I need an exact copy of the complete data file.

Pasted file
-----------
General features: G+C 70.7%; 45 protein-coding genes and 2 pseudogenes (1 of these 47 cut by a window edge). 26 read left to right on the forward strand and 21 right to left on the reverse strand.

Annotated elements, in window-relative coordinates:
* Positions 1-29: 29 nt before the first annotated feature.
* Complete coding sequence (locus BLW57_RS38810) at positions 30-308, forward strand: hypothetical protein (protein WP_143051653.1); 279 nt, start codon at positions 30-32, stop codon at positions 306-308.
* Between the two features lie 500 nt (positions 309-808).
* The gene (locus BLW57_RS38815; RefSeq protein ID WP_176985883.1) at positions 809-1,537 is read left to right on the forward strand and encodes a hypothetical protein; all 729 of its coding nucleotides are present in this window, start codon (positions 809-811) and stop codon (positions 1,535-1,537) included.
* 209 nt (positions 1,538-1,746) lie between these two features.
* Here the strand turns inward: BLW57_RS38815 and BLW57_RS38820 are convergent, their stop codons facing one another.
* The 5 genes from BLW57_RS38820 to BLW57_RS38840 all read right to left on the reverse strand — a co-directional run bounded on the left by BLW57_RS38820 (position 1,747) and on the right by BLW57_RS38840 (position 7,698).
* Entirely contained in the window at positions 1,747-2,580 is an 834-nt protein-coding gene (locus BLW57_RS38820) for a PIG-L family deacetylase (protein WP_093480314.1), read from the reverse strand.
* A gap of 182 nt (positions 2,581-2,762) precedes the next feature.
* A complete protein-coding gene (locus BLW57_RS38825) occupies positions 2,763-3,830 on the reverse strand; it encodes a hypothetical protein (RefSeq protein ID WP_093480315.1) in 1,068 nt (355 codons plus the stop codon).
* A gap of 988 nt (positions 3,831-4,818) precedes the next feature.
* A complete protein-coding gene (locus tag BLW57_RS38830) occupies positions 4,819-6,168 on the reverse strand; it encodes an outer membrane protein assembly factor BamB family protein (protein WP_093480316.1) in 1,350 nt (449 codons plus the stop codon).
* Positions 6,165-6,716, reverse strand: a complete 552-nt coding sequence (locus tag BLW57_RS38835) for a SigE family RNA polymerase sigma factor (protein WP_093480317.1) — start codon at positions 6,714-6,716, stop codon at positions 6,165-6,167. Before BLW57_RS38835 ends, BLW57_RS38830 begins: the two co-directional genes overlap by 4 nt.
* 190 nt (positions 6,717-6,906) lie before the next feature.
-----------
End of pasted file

General features: G+C 70.7%; 45 protein-coding genes and 2 pseudogenes (1 of these 47 cut by a window edge). 26 read left to right on the forward strand and 21 right to left on the reverse strand.

Annotated elements, in window-relative coordinates:
* Positions 1-29: 29 nt before the first annotated feature.
* Complete coding sequence (locus BLW57_RS38810) at positions 30-308, forward strand: hypothetical protein (protein WP_143051653.1); 279 nt, start codon at positions 30-32, stop codon at positions 306-308.
* Between the two features lie 500 nt (positions 309-808).
* The gene (locus BLW57_RS38815; RefSeq protein ID WP_176985883.1) at positions 809-1,537 is read left to right on the forward strand and encodes a hypothetical protein; all 729 of its coding nucleotides are present in this window, start codon (positions 809-811) and stop codon (positions 1,535-1,537) included.
* 209 nt (positions 1,538-1,746) lie between these two features.
* Here the strand turns inward: BLW57_RS38815 and BLW57_RS38820 are convergent, their stop codons facing one another.
* The 5 genes from BLW57_RS38820 to BLW57_RS38840 all read right to left on the reverse strand — a co-directional run bounded on the left by BLW57_RS38820 (position 1,747) and on the right by BLW57_RS38840 (position 7,698).
* Entirely contained in the window at positions 1,747-2,580 is an 834-nt protein-coding gene (locus BLW57_RS38820) for a PIG-L family deacetylase (protein WP_093480314.1), read from the reverse strand.
* A gap of 182 nt (positions 2,581-2,762) precedes the next feature.
* A complete protein-coding gene (locus BLW57_RS38825) occupies positions 2,763-3,830 on the reverse strand; it encodes a hypothetical protein (RefSeq protein ID WP_093480315.1) in 1,068 nt (355 codons plus the stop codon).
* A gap of 988 nt (positions 3,831-4,818) precedes the next feature.
* A complete protein-coding gene (locus tag BLW57_RS38830) occupies positions 4,819-6,168 on the reverse strand; it encodes an outer membrane protein assembly factor BamB family protein (protein WP_093480316.1) in 1,350 nt (449 codons plus the stop codon).
* Positions 6,165-6,716, reverse strand: a complete 552-nt coding sequence (locus tag BLW57_RS38835) for a SigE family RNA polymerase sigma factor (protein WP_093480317.1) — start codon at positions 6,714-6,716, stop codon at positions 6,165-6,167. Before BLW57_RS38835 ends, BLW57_RS38830 begins: the two co-directional genes overlap by 4 nt.
* 190 nt (positions 6,717-6,906) lie before the next feature.